Sand retention testing is often required when selecting screen media and media size. It has also been used to define the limitations of retention for different media . However, the results from such tests are very dependent on experimental conditions and prone to artefacts. Small and apparently innocuous changes to the test conditions can cause wide variations in results. Some of the factors affecting test results are discussed. The problems of artefacts can be overcome, at least in part, by considering trends in data rather than absolute results.
A previous paper described the performance of Dutch twill weaves (DTW) and identified a selection criteria based on particle size distributions measured by laser light scattering1. This paper extends that work to include sintered media from other premium screens and wire wrap screens. The general trend in the data from a number of tests shows good correlations between some aspects of the sand distribution and retention performance of the individual media. From these data, an aperture sizing criteria for sand screens based on laser particle size measurements is proposed, and screen selection parameters considering both retention and "plugging" performance are identified.
Laboratory sand retention tests are routinely used to assist in sand screen selection ,3. Generally identifiying the best performing screen from a set of results is fairly straightforward, but trying to identify minimum requirements in terms of retention from laboratory tests is much more problematic. There is often a temptation to over-interpret results from retention tests in relating them to the field. It is hoped that by pointing out some of the problems and artefacts in such tests that the results will be viewed with more caution. Sand retention tests are particularly prone to artefacts because the tests cannot accurately replicate what happens in the field. This is partly due to limitations in test equipment but also to the lack of understanding/knowledge of what happens downhole. Some of the factors which can influence test results will be discussed.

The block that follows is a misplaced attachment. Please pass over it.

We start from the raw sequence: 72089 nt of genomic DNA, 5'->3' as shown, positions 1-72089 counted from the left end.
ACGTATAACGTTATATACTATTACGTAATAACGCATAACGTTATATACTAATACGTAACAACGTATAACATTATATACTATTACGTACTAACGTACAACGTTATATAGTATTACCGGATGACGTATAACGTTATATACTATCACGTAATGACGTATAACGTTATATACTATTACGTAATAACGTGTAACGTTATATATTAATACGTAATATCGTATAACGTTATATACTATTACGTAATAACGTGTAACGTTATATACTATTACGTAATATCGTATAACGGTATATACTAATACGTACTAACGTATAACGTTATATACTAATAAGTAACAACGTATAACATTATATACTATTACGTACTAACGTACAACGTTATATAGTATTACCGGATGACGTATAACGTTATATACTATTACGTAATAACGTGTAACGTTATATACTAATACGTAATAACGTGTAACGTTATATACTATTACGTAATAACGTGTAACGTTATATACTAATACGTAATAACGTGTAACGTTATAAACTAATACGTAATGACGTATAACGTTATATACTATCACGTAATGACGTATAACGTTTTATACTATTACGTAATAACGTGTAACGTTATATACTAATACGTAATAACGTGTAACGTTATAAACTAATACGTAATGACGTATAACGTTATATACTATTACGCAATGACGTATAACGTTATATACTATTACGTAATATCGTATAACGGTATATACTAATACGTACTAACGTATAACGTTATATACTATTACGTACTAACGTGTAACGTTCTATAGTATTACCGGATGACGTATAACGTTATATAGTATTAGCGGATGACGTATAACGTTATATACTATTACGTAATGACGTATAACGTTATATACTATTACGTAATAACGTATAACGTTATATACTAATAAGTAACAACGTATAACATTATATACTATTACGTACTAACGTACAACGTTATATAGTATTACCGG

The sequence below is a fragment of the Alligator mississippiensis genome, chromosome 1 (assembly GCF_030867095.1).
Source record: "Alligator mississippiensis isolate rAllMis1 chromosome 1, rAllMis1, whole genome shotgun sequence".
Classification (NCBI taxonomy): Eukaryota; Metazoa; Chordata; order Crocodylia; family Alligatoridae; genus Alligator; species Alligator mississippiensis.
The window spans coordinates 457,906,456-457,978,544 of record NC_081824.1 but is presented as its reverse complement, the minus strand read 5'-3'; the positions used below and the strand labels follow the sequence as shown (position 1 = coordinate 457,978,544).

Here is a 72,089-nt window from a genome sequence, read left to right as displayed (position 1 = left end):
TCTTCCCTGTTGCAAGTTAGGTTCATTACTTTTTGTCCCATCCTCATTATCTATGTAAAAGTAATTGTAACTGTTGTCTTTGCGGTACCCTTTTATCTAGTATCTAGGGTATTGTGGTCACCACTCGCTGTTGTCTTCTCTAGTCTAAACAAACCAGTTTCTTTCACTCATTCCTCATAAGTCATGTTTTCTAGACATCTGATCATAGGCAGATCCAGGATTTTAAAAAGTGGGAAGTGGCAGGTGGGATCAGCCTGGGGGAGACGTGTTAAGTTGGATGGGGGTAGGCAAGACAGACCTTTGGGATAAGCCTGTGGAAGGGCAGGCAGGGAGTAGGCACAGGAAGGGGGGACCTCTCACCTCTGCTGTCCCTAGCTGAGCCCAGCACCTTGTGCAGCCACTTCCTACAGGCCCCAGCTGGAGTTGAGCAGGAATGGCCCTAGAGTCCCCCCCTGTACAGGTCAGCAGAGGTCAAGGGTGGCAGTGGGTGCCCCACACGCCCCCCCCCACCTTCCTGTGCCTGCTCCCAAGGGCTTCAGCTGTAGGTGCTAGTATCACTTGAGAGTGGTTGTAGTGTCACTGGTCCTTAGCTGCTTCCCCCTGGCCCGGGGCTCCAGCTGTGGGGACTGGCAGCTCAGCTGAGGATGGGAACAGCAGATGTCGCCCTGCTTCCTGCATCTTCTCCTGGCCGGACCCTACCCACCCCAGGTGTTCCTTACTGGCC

As well as drawing attention to some of the experimental problems, this paper also reports the results of continuing work on screen selection criteria initially developed in SPE 822441. In particular more sands have been tested and the study was extended to cover sintered weaves and wire wrap screens. Attempting to update the guidelines for screen selection proved more problematic than expected.
The authors have performed multiple sand retention tests on more than a hundred different reservoir sands. A lot of the problems identified with the test methods are discovered during routine tests and identified during further testing when trying to understand anomalous results.
Extensive sand retention testing was used to define the limits of retention of the dutch twill weaves used as filter media for expandable sand screens. The work was reported in SPE 82244 and is briefly summarized herein. The work reported in this paper is a continuation of that work. Sand retention tests were performed with a variety of reservoir sands, and the amount of sand passing through for each test on a particular weave was plotted against the size of the sand in terms of d5, d10, d50 etc. In this way any correlation between sand size and retention performance could be ascertained and potentially used as a sizing criterion. Figure 1 shows one of these crossplots for a 150 µm DTW. Here the d10 of the sands tested are plotted against the sand passing through the weave and each point on the graph represents a separate sand retention test. Figure 2 shows the sand retention data from the 150µm weave but this time plotted against the d50 of the sands tested. These crossplots were originally presented in SPE 82244 but are updated here to include data obtained since 2003.